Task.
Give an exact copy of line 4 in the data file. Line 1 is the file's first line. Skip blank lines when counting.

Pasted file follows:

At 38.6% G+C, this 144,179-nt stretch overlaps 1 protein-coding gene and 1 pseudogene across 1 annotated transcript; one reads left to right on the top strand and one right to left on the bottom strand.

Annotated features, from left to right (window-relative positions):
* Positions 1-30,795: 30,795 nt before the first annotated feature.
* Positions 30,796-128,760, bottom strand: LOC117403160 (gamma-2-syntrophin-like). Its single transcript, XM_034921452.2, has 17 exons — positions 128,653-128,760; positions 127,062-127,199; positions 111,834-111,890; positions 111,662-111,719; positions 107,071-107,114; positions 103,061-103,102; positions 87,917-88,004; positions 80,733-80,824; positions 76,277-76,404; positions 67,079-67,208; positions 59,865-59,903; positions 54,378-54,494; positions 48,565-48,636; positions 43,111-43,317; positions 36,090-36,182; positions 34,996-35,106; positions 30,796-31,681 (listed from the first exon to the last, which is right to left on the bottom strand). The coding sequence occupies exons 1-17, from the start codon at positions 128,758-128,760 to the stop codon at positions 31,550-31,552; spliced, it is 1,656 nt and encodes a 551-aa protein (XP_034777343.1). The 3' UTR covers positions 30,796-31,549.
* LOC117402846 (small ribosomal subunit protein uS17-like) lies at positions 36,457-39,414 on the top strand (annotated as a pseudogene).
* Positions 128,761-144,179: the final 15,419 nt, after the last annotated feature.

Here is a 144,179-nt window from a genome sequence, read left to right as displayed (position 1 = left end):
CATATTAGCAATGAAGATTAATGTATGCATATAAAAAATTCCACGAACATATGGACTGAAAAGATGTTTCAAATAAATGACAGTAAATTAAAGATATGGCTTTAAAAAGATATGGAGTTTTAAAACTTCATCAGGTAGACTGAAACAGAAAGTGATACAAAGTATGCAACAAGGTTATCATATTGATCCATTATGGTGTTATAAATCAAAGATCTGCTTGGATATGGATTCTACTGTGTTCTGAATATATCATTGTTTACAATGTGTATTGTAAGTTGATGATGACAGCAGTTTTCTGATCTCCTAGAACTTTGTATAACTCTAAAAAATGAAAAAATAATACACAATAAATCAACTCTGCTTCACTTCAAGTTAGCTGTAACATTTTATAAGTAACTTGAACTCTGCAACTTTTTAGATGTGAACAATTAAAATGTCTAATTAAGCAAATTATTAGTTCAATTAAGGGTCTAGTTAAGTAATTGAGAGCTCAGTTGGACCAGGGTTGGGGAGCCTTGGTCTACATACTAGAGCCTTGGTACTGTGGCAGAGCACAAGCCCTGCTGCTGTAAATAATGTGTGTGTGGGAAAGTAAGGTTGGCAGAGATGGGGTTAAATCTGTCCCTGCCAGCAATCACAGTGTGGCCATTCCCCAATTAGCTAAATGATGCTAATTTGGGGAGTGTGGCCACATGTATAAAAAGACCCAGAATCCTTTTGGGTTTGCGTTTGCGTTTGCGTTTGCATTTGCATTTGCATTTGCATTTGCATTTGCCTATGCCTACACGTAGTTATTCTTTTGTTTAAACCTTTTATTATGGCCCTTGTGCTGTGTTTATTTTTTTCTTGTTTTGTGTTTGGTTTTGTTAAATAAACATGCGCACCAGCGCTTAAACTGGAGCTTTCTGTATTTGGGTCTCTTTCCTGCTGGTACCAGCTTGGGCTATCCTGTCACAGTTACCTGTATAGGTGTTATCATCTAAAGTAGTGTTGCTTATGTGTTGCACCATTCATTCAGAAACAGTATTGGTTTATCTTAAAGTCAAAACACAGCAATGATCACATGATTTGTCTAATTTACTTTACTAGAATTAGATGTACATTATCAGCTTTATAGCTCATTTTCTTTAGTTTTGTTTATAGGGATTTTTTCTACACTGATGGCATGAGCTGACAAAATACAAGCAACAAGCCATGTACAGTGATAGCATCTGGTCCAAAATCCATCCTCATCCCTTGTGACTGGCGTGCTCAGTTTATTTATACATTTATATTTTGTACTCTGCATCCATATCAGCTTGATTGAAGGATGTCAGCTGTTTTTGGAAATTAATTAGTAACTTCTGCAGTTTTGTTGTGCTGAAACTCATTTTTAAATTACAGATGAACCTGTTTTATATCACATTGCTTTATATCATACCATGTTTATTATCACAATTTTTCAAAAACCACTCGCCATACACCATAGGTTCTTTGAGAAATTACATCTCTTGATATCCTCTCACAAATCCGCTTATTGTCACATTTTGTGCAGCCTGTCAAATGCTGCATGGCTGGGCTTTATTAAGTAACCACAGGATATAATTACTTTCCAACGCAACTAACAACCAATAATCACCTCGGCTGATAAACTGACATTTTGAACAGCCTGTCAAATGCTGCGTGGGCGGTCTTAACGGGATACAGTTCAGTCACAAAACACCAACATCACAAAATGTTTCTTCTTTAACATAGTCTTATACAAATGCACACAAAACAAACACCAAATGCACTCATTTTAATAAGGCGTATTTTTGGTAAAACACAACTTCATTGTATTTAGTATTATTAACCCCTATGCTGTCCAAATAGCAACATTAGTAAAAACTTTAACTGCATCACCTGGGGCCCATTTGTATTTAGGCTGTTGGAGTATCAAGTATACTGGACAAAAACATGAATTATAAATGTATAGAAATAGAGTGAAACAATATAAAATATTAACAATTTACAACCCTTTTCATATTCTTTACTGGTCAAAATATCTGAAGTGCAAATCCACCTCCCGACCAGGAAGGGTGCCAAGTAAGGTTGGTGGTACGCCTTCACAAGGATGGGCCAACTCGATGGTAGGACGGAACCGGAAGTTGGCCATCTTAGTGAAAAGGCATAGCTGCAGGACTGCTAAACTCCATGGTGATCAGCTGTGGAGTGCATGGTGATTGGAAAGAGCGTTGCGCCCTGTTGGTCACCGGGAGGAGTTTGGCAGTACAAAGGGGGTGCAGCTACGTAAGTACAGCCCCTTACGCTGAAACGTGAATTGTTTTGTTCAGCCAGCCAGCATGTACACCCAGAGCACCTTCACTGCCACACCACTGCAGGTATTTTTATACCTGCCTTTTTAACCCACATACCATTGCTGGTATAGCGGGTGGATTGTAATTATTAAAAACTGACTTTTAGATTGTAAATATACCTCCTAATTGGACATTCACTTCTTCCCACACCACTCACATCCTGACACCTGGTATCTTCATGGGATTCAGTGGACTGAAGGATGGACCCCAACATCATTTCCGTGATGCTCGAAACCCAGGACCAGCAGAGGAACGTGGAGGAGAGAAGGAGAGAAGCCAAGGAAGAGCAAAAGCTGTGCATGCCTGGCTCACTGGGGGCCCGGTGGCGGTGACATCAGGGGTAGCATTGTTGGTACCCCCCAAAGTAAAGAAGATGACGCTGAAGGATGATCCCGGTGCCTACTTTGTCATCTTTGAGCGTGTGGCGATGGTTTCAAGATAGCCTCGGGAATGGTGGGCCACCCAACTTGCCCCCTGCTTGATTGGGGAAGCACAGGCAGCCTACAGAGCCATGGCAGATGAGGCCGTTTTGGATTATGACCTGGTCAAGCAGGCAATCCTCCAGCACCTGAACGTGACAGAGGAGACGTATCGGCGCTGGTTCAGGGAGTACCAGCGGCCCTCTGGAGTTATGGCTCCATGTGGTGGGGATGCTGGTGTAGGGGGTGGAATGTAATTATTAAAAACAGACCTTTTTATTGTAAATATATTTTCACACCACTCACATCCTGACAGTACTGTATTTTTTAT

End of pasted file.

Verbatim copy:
* Positions 30,796-128,760, bottom strand: LOC117403160 (gamma-2-syntrophin-like). Its single transcript, XM_034921452.2, has 17 exons — positions 128,653-128,760; positions 127,062-127,199; positions 111,834-111,890; positions 111,662-111,719; positions 107,071-107,114; positions 103,061-103,102; positions 87,917-88,004; positions 80,733-80,824; positions 76,277-76,404; positions 67,079-67,208; positions 59,865-59,903; positions 54,378-54,494; positions 48,565-48,636; positions 43,111-43,317; positions 36,090-36,182; positions 34,996-35,106; positions 30,796-31,681 (listed from the first exon to the last, which is right to left on the bottom strand). The coding sequence occupies exons 1-17, from the start codon at positions 128,758-128,760 to the stop codon at positions 31,550-31,552; spliced, it is 1,656 nt and encodes a 551-aa protein (XP_034777343.1). The 3' UTR covers positions 30,796-31,549.